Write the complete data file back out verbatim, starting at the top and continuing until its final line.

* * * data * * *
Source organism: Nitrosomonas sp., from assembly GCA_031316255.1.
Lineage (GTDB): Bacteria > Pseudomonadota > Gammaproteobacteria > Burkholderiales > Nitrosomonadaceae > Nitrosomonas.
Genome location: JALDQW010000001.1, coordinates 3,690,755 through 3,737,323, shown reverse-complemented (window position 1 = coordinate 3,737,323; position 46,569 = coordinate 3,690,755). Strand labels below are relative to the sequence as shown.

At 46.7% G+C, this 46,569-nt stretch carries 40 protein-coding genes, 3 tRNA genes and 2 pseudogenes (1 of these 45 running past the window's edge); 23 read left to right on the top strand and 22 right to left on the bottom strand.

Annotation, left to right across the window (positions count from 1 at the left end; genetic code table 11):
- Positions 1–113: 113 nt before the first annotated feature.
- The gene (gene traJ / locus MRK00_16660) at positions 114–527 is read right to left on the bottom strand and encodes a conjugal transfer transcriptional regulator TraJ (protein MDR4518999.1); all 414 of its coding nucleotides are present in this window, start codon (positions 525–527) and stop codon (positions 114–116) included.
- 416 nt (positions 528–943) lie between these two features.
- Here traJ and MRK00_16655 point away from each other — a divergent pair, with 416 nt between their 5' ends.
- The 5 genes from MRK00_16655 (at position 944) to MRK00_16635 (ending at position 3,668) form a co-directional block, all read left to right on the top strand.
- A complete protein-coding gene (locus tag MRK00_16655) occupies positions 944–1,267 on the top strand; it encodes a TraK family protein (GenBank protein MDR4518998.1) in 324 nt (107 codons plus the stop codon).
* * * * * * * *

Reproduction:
Source organism: Nitrosomonas sp., from assembly GCA_031316255.1.
Lineage (GTDB): Bacteria > Pseudomonadota > Gammaproteobacteria > Burkholderiales > Nitrosomonadaceae > Nitrosomonas.
Genome location: JALDQW010000001.1, coordinates 3,690,755 through 3,737,323, shown reverse-complemented (window position 1 = coordinate 3,737,323; position 46,569 = coordinate 3,690,755). Strand labels below are relative to the sequence as shown.

At 46.7% G+C, this 46,569-nt stretch carries 40 protein-coding genes, 3 tRNA genes and 2 pseudogenes (1 of these 45 running past the window's edge); 23 read left to right on the top strand and 22 right to left on the bottom strand.

Annotation, left to right across the window (positions count from 1 at the left end; genetic code table 11):
- Positions 1–113: 113 nt before the first annotated feature.
- The gene (gene traJ / locus MRK00_16660) at positions 114–527 is read right to left on the bottom strand and encodes a conjugal transfer transcriptional regulator TraJ (protein MDR4518999.1); all 414 of its coding nucleotides are present in this window, start codon (positions 525–527) and stop codon (positions 114–116) included.
- 416 nt (positions 528–943) lie between these two features.
- Here traJ and MRK00_16655 point away from each other — a divergent pair, with 416 nt between their 5' ends.
- The 5 genes from MRK00_16655 (at position 944) to MRK00_16635 (ending at position 3,668) form a co-directional block, all read left to right on the top strand.
- A complete protein-coding gene (locus tag MRK00_16655) occupies positions 944–1,267 on the top strand; it encodes a TraK family protein (GenBank protein MDR4518998.1) in 324 nt (107 codons plus the stop codon).